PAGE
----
________________ CM . . . . Volume XIII Number 8 . . . .December 8, 2006


The Complete Screech Owls. Volume 2.

Roy MacGregor.
Toronto, ON: McClelland & Stewart, 2006.
426 pp., pbk., $19.99.
ISBN 0-7710-5486-6.

Grades 4-8 / Ages 9-13.

Review by Dave Jenkinson.

*** /4


Kidnapped in Sweden.

Terror in Florida.

The Quebec City Crisis. (Screech Owls Series No. 7).
See review at Vol. V, No. 6, November 13, 1998.

The Screech Owls Home Loss. (The Screech Owls Series, No. 8).
See review at Vol. V, No. 6, November 13, 1998.



Travis curled at the blueline, cutting across the ice to his off wing. Dimitri read the play perfectly and moved to Travis’s wing. Travis was now on the right, Dmitri on the left, as Nish broke straight up centre, carrying the puck.

Sarah saw what Nish was about to do, and she used her shoulder to ride Slava out of the play.

Slava’s coach was leaning over the boards, shouting “Interference!” But no referee, not even Borje Salming, was going to call that. Sarah’s pick was just a smart play. (from
Kidnapped in Sweden.)


Roy MacGregor hit upon the winning combination of imbedding mysteries within hockey settings, and he continued producing this highly attractive reading fare through 20 novels. His publisher has now repackaged the “Screech Owl” books which feature left winger Travis Lindsay and the rest of his 12-13-year-old teammates on a co-ed peewee hockey team, the Screech Owls. Each of the five volumes contains four novels which are presented in the order in which they were originally published. MacGregor brings solid credentials to writing hockey-based fiction. A former minor hockey player and a minor-hockey coach for over a decade, MacGregor once followed the Ottawa Senators for the Ottawa Citizen, and he coauthored Home Game with Ken Dryden as well as independently authoring other adult hockey titles.

     Solving crimes takes a backseat to playing hockey in Kidnapped in Sweden (1997) where the Screech Owls are overseas competing in the inaugural International Goodwill Pee Wee Tournament which involves teams from seven countries. The book's mystery component revolves about the Russian Mob's attempt to kidnap for ransom Slava Shadrin, the Russian peewee superstar. Four Screech Owls, including Travis, become incidental hostages during the kidnapping, but they later manage to rescue Slava and subdue his captors. The book's real excitement comes through MacGregor's creation of on-ice action as the Screech Owls advance through the tournament and ultimately meet the Russians in the championship game which is decided by a dramatic sudden-death shootout.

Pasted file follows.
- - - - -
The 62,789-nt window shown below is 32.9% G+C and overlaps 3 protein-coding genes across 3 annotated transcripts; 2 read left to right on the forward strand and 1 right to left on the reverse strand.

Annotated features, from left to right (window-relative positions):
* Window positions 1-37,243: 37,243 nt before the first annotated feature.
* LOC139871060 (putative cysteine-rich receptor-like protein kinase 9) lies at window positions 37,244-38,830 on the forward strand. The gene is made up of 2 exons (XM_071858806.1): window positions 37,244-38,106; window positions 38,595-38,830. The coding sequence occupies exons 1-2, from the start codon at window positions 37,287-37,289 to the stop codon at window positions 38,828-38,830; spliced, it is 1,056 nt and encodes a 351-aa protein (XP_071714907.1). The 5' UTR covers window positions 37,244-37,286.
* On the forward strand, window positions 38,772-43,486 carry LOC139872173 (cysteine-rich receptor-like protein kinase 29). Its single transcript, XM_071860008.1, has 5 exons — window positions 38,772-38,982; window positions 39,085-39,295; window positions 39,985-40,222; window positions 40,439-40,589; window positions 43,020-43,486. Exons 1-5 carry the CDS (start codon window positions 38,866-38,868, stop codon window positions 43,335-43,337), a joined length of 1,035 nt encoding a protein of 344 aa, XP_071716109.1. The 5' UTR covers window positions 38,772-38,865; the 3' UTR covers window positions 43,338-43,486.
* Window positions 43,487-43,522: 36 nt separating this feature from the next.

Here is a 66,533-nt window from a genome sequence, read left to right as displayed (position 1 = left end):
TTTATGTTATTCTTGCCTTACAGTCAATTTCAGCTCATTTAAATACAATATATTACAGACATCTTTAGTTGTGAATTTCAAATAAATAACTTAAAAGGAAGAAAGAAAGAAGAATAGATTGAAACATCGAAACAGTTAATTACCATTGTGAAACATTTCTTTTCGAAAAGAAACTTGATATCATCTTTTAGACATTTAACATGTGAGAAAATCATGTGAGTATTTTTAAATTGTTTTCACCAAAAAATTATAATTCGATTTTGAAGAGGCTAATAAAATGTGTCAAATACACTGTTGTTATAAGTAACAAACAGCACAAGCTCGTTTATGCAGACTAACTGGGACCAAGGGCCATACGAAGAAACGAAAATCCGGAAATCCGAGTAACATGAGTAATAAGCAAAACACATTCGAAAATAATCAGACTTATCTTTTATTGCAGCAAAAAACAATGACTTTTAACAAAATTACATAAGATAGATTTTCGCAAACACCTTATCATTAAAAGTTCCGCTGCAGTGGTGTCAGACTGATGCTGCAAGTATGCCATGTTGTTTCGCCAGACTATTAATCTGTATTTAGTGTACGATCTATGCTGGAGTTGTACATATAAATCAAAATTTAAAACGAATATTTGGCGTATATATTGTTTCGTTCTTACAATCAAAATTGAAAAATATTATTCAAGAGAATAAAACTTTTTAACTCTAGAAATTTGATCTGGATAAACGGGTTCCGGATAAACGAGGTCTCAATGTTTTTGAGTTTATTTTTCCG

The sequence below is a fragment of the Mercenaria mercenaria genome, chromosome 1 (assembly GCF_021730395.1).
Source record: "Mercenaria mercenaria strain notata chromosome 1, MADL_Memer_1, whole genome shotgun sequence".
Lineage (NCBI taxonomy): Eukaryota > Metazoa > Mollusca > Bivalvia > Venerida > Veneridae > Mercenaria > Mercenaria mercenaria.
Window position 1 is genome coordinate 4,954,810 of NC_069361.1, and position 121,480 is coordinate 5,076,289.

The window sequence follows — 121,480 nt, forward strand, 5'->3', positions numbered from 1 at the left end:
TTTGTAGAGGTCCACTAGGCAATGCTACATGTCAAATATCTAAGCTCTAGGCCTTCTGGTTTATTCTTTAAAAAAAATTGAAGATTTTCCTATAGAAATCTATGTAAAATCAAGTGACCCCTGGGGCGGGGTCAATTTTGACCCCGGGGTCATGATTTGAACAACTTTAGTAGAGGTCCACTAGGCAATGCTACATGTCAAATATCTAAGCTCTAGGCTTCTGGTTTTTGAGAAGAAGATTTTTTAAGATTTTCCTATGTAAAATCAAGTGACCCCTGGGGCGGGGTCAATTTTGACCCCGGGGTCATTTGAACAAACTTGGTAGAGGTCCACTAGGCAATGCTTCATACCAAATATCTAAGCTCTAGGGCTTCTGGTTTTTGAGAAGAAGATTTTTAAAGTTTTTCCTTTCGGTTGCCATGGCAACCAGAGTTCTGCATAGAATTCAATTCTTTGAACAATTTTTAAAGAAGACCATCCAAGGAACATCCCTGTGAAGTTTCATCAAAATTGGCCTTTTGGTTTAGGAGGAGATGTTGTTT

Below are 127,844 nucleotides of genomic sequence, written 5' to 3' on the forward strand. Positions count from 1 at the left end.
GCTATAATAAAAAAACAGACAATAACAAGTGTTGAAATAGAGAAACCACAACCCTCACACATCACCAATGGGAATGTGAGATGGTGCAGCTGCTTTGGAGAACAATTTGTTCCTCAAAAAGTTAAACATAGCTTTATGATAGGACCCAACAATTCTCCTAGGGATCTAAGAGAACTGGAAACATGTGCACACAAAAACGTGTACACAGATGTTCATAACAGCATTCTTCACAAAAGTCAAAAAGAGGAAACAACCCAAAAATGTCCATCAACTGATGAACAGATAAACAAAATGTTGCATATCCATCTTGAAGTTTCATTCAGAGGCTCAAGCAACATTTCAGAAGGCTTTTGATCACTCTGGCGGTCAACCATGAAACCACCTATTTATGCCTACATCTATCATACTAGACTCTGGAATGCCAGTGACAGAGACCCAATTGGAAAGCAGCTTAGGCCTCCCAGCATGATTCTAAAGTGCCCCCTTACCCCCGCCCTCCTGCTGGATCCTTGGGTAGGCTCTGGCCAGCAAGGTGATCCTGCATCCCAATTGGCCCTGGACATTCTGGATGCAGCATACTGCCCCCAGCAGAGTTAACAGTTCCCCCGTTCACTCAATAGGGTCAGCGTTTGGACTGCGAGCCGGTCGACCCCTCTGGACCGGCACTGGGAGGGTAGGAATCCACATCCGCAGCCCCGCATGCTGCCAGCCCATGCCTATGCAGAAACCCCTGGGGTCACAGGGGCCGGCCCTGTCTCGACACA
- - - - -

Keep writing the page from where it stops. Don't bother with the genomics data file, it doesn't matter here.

Off-ice activities, rather than hockey, feature more prominently in Terror in Florida (1997) which sees the Screech Owls bussing to Florida to participate in the Peewee Division II Spring Break Tournament. To save money, the team is staying in a campground where the boys’ attention is caught by an attractive woman who is accompanied by two mysterious men. When not competing in the tournament, the team spends its time at Walt Disney World. The word “terror” in the book’s title has a double meaning. In part, it is the emotion that Travis and the team’s newest player, the diminutive Simon Milliken, experience when confronted with going on the ride known as the Tower of Terror in which an elevator drops 13 floors in less than two seconds. Although Simon publicly avoids the ride, thereby leading to even more teasing by the team’s joker, Wayne “Nish’ Nishikawa, Travis, the team captain, manages to slip away unnoticed. Near the book’s conclusion, both Simon and Travis, however, confront their fears and successfully ride the plummeting elevator. The team’s other connection to terror comes when they somewhat accidentally become involved in foiling an attack by domestic terrorists, the aforementioned woman and her two companions, who were planning to kill the American president during his visit to Disney World the following week. Hockey is not entirely ignored, and the Screech Owls play three games, the last being the championship game which they win in overtime.

      Fine reading fare for the reluctant male middle schooler, each of these volumes is also economically priced.


Dave Jenkinson teaches courses in YA literature at the Faculty of Education, the University of Manitoba.

To comment on this title or this review, send mail to cm@umanitoba.ca.

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